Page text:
“After he had said this, Jesus was troubled in spirit and testified, ‘Very truly I tell you, one of you is going to betray me.’ His disciples stared at one another, at a loss to know which of them he meant. One of them, the disciple whom Jesus loved, was reclining next to him. Simon Peter motioned to this disciple and said, ‘Ask him which one he means.’ Leaning back against Jesus, he asked him, ‘Lord, who is it?’ Jesus answered, ‘It is the one to whom I will give this piece of bread when I have dipped it in the dish.’ Then, dipping the piece of bread, he gave it to Judas, the son of Simon Iscariot. As soon as Judas took the bread, Satan entered into him. So Jesus told him, ‘What you are about to do, do quickly.’ But no one at the meal understood why Jesus said this to him. Since Judas had charge of the money, some thought Jesus was telling him to buy what was needed for the festival, or to give something to the poor. As soon as Judas had taken the bread, he went out. And it was night.” Cited and translated from: New Bible Translation (Dutch).

Andrea del Sarto ‘Last Supper’ detail: Christ

According to the art historian Shearman, who wrote a monograph on Andrea del Sarto, the story the artist depicts here is different in content from that seen in his predecessors such as Castagno, Ghirlandaio, Leonardo, and Raphael. Here, the reactions of the apostles to the betrayal are not shown with anger or surprise; instead, Sarto displays opposite emotions that are mutually exclusive, namely faith and doubt.

Where Andrea del Castagno in his Last Supper clearly indicates who the real villain is and Leonardo does this more subtly (the figure with black hair; see above), the Judas painted by Sarto is no different from some of the other apostles. Only by the bread that Christ offers him is it clear that this is Judas. In the Gospel of John, Judas is an instrument in the hands of Christ. His son, Jesus, had to undergo the passion and die on the cross to save humanity after the fall of man. Some apostles do not understand the actions of Jesus. Others realize that they too could have been given the bread, as the suffering of Jesus and the betrayal were predestined. The figure of Christ also deviates from his Italian predecessors. Painters like Raphael and Leonardo idealized Jesus, but Sarto did not. Jesus looks, like the sunburned Peter, more like a contadino (country bumpkin).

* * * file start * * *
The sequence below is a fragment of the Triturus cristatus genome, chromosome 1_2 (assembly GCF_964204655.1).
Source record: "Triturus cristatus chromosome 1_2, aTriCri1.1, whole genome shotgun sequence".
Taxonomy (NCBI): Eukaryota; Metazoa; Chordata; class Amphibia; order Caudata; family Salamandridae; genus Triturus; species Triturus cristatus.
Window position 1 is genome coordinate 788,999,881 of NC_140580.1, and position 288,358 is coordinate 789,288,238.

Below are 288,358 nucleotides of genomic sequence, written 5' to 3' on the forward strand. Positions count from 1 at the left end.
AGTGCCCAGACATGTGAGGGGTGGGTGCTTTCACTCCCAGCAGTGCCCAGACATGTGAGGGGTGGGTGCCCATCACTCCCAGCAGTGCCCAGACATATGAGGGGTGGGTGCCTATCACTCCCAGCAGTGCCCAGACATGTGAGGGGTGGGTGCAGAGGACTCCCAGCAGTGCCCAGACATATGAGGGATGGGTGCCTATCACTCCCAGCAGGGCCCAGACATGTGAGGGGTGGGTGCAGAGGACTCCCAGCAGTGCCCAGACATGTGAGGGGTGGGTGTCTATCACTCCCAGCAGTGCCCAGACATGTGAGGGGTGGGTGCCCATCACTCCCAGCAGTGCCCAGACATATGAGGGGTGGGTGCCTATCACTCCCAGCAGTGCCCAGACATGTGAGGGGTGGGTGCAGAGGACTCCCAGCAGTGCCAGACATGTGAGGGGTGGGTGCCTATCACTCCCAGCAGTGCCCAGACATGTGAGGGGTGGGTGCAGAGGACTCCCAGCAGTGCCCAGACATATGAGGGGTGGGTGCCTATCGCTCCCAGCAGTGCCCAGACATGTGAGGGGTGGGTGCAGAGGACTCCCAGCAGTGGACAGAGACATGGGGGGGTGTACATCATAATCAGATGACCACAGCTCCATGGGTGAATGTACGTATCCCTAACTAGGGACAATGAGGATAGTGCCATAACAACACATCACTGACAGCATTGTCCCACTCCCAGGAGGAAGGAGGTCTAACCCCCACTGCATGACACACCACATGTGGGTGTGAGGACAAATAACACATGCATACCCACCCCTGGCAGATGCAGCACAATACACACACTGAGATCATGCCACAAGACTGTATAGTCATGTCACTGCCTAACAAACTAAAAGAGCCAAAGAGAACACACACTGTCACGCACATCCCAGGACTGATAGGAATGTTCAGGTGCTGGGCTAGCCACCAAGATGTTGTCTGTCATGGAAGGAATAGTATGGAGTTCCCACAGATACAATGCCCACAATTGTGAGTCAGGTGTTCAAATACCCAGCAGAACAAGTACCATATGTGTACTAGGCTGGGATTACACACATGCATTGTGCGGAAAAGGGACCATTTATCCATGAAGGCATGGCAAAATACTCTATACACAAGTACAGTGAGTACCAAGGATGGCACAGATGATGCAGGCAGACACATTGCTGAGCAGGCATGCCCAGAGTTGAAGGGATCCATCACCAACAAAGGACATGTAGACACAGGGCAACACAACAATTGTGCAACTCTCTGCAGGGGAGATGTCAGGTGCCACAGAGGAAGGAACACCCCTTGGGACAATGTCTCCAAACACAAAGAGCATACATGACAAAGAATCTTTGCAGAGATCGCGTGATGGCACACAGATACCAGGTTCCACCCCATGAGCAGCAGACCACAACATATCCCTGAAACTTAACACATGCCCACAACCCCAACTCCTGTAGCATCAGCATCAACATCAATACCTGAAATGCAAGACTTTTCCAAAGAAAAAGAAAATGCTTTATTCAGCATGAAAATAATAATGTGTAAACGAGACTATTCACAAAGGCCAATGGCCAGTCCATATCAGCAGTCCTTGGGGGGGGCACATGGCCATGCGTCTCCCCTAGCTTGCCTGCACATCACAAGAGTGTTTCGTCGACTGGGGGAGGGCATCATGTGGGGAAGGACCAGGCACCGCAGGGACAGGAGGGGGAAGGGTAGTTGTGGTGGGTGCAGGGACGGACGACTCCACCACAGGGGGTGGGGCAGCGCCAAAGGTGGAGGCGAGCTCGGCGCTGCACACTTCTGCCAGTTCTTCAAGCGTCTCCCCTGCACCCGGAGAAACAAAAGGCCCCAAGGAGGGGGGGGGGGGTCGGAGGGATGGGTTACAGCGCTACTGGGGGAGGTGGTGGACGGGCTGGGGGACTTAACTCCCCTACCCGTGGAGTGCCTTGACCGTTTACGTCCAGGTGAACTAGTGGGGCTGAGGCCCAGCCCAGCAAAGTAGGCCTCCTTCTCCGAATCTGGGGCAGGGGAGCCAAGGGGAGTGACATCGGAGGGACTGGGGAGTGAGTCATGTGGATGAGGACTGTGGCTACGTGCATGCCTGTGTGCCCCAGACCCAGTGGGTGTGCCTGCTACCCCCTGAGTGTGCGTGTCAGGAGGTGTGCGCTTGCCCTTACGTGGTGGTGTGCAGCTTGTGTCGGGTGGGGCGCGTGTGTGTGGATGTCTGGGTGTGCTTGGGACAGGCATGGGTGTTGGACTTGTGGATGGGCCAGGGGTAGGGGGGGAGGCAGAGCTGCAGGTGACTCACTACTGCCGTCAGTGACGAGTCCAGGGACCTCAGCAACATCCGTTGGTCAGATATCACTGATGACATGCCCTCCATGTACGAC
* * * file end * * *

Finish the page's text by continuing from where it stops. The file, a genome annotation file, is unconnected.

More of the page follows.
St. Peter       Zoom out

Painters like Raphael and Leonardo idealized Jesus, but Sarto did not. Jesus looks, like the sunburned Peter, more like a contadino (country bumpkin).

Andrea del Sarto ‘Last Supper’ detail:  St. Peter

The relationship of the figures to the architecture is rather daring and completely unusual. Sarto paints life-sized apostles. With Leonardo, the emphasis is on the figures; they appear monumental, but this comes at the expense of a believable relationship between the figures and the space. In this regard, Sarto opts for more realism than his predecessors. Sarto wants to create the impression that, as a viewer, you are truly present at what is happening at the table, just as he did in the meeting of Elizabeth and Mary in the Chiostro dello Scalzo.

Andrea del Sarto ‘Last Supper’ detail: passerby balcony Last Supper

Two passerby on the balcony and the Last Supper

The two passersby on the balcony are not a trivial motif. They are counterparts to the viewers in front of the fresco. Both are at an equal distance from the Last Supper. They make it clear to the monks sitting at the table in the refectory that we are witnessing an important event here. In this way, the viewer becomes a participant in what is unfolding before their eyes. The emotions shown by the apostles are not expressions or outbursts of feelings as in Leonardo’s work. In Sarto’s work, the apostles exhibit a contemplative attitude. They are pondering what exactly is happening at the center of the table.